Viking Voyage from Bermuda to Iceland - a trip that changed my life

文、圖/La Benida Hui許沁雯(荒野保護協會志工、海洋展覽策展人)

I stood on deck and looked up at the towering mast above me surrounded by my new family for the next 21 days. This 72 foot moving island was to be my home and shelter where I would eat, sleep, and bathe below the ocean surface. The idea of being "unplugged" from the world in the middle of nowhere to travel 1600 miles to understand micro plastic distribution thrilled me. We spent two days prepping for our departure, stocking up on food, running though emergency protocol and familiarizing ourselves with all the boat parts and names. We squeezed in a last minute beach survey at a nearby location to collect more plastic samples for surface data and had our last restaurant meal with cake for dessert and a birthday song for a crew member.


The first few days in open water were spent developing our sea legs. A handful of us including myself did get sea sick. We were divided into teams of three with a crew "on duty" 24/7 for three to four hour shifts depending on whether it was day or night. This was our only "scheduled appointment" when our team members took turns cleaning, cooking or conducting visual observation and research. We slept when we were tired and ate according to who was on lunch or dinner duty.


Memorable moments were marine cetacean sightings that included whales and dolphins, phosphorescent seas that turned the ocean into a live light show at night, swimming with Barracudas when the ocean was dead calm, fishing for a tuna lunch/dinner and the 10 long days of fog……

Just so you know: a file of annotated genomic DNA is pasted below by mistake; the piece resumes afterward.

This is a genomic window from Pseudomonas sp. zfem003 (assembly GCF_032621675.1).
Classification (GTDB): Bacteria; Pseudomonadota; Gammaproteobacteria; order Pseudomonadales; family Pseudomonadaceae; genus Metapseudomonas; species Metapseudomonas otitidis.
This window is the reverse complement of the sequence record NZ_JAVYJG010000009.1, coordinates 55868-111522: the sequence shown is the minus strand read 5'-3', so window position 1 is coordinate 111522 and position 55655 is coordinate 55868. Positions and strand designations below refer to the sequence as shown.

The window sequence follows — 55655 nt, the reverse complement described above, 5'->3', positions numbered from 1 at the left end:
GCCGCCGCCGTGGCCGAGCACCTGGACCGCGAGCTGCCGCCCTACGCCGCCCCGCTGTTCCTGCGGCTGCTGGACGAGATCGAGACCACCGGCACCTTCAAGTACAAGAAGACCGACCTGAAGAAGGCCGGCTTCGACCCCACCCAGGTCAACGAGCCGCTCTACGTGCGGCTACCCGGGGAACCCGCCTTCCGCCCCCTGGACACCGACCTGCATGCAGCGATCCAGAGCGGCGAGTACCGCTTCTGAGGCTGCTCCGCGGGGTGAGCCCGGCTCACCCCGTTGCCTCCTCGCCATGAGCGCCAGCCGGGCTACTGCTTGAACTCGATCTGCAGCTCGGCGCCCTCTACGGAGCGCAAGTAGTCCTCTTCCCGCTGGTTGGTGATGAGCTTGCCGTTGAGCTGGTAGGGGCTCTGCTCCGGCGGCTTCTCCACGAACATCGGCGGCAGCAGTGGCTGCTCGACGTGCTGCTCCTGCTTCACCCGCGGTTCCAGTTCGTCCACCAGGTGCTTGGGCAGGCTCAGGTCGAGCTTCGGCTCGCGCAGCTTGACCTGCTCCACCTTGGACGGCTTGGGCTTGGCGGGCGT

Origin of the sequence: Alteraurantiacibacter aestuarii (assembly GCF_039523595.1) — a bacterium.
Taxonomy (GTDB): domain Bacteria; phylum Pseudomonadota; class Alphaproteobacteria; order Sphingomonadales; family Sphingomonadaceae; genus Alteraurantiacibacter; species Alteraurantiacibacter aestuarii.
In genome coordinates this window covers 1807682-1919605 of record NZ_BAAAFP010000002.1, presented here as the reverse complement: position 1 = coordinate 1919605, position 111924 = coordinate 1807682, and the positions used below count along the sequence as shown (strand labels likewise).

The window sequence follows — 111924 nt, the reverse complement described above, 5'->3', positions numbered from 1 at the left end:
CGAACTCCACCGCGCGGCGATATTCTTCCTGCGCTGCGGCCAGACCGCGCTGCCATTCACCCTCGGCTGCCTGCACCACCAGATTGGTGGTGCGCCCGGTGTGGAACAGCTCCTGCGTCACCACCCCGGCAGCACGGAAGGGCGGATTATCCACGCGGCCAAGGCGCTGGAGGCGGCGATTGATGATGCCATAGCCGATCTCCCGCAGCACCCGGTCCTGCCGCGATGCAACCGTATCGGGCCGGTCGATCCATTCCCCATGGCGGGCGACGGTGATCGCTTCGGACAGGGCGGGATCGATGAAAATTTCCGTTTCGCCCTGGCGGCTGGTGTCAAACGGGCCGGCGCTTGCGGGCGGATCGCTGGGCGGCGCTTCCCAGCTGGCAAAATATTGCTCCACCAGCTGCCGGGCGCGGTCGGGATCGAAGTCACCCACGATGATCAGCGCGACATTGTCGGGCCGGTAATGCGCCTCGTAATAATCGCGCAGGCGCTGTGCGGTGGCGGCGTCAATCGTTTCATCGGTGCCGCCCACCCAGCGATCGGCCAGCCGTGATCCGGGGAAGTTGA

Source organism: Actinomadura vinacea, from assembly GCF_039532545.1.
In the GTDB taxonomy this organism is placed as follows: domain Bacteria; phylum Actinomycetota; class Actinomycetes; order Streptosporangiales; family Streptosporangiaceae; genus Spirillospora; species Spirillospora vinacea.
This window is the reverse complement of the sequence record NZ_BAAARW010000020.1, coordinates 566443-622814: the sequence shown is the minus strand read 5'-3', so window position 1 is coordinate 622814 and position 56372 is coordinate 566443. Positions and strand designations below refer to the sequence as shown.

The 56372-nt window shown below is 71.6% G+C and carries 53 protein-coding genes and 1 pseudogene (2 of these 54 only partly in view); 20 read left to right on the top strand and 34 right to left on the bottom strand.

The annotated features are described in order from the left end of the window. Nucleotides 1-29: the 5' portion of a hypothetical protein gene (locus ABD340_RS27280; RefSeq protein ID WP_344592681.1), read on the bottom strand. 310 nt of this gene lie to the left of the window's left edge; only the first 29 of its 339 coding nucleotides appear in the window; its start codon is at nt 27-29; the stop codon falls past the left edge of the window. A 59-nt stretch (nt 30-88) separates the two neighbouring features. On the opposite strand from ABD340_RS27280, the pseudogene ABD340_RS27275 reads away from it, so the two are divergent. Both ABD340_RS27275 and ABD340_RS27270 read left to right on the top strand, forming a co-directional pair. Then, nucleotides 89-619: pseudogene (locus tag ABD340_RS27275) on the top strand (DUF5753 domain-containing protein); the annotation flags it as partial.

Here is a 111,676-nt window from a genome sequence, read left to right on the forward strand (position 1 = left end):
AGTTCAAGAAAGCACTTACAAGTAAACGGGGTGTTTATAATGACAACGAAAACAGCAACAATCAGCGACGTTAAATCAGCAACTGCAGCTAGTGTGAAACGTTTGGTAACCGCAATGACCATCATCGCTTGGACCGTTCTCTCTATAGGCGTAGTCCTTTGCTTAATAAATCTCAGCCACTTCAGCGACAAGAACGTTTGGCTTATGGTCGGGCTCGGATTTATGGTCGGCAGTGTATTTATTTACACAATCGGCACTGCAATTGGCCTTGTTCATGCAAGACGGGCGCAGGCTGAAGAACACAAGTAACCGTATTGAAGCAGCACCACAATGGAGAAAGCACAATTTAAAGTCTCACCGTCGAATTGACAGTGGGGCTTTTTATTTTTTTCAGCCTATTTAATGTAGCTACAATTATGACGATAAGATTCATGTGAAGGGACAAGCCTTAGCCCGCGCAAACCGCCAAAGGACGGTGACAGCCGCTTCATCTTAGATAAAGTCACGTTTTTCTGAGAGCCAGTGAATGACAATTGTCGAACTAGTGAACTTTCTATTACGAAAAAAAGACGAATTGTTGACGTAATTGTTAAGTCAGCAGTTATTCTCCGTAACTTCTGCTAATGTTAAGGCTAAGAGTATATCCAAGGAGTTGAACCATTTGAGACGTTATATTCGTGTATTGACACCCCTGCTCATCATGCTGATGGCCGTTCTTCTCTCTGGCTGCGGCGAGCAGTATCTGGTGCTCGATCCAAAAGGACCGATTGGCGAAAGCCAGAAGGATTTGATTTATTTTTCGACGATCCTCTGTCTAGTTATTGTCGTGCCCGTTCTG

This is when the cold really set in, off the Grand Banks of New Foundland where a cold current came and stayed along with coast guard warnings of ice bergs. Night and Day were the same thick grey there were no stars and no sun. Some days came with icy rain and soon almost all of us remained below deck on our breaks huddled by the radiator covered in wet gloves and socks. Relief and comfort came in the form of a hot drink made during our shifts with the occasional freshly baked bread or a piece of chocolate. We learned to appreciate the little things. 

等航行到加拿大東邊紐芬蘭東南角的大淺灘(Grand Bank),就是北方寒冷洋流來的區域,沿途可看到海岸防衛隊的冰山警告標誌。當濃霧籠罩時,白天與夜晚是看不到太陽或星星的。有些日子下著冰雨,一到休息時間,大家都立馬到甲板下,依偎在烘著溼手套、襪子的暖氣旁,喝著值班時所做的熱飲,偶爾搭配剛出爐的麵包或一塊巧克力,我們學會了感謝這些小確幸。

The top three things I missed the most besides my family was living life vertically (as opposed to a 45 degree angle), a proper shower/toilet and oddly enough I really started to miss land. Not so much "home" but solid ground. This is what struck me, I may be steering the boat but Mother Nature was steering us, not to our "home -land" but to land. This became my greatest lesson on this journey, understanding the bigger picture of "home". My floating home, my family crew was my community, my neighbor was the ocean and all the living creatures in it just as much as the birds, the countries we passed, the stars we gazed at, are all a part of the "home" planet; and there was only one.


We are all connected. The samples we collected in the middle of the ocean contain plastic. Plastic that made its way from land pushed by the ocean currents to become food or a life threatening hazard to the marine life that eventually travels up the food chain causing damage to our personal health and our ocean environment.


The marine biologist and explorer Sylvia Earle summed this up in a simple quote, "No water, no life. No blue, no green."

海洋生物學家與探險家 Sylvia Earle 下的結論「沒有水,就沒有生命;沒有藍(海水),就沒有綠(植物)」。

So, my plan is to continue my plastic journey educating the public through programs I am involved in, art projects and partnerships I work with including scientists and artist in the environmental field. I hope you will find the inspiration you need to join me and be involved with caring for our future. 

Many thanks to the host of our Viking Voyage, NGO 5 Gyres (www.5gyres.com), Skipper Phil for keeping us in line and bringing us safely "home", my St Cassiopeia team and rest of the "family" crew, to Society of Wilderness for being a part of my Taiwan "home", last but not least my parents and Andy for their love and support.

所以,我打算繼續塑膠旅程,透過我所參與的計劃、藝術企劃、跟環境相關領域的科學家及藝術家成為夥伴,來教育公眾。希望你能找到激勵的動機與我同行,一起關心我們的未來。謝謝Viking Voyage、NGO 5 Gyres (www.5gyres.com)、Phil船長的領導並且平安帶我們回「家」、我的St Cassiopeia團隊、其他的「家人」船員、我在台灣的「家」——荒野保護協會,當然還有我的父母和Andy所給的愛與支持。

La Benida Hui(許沁雯)網站:www.rareawareness.com

荒野快報272期第12~13頁2.38 MB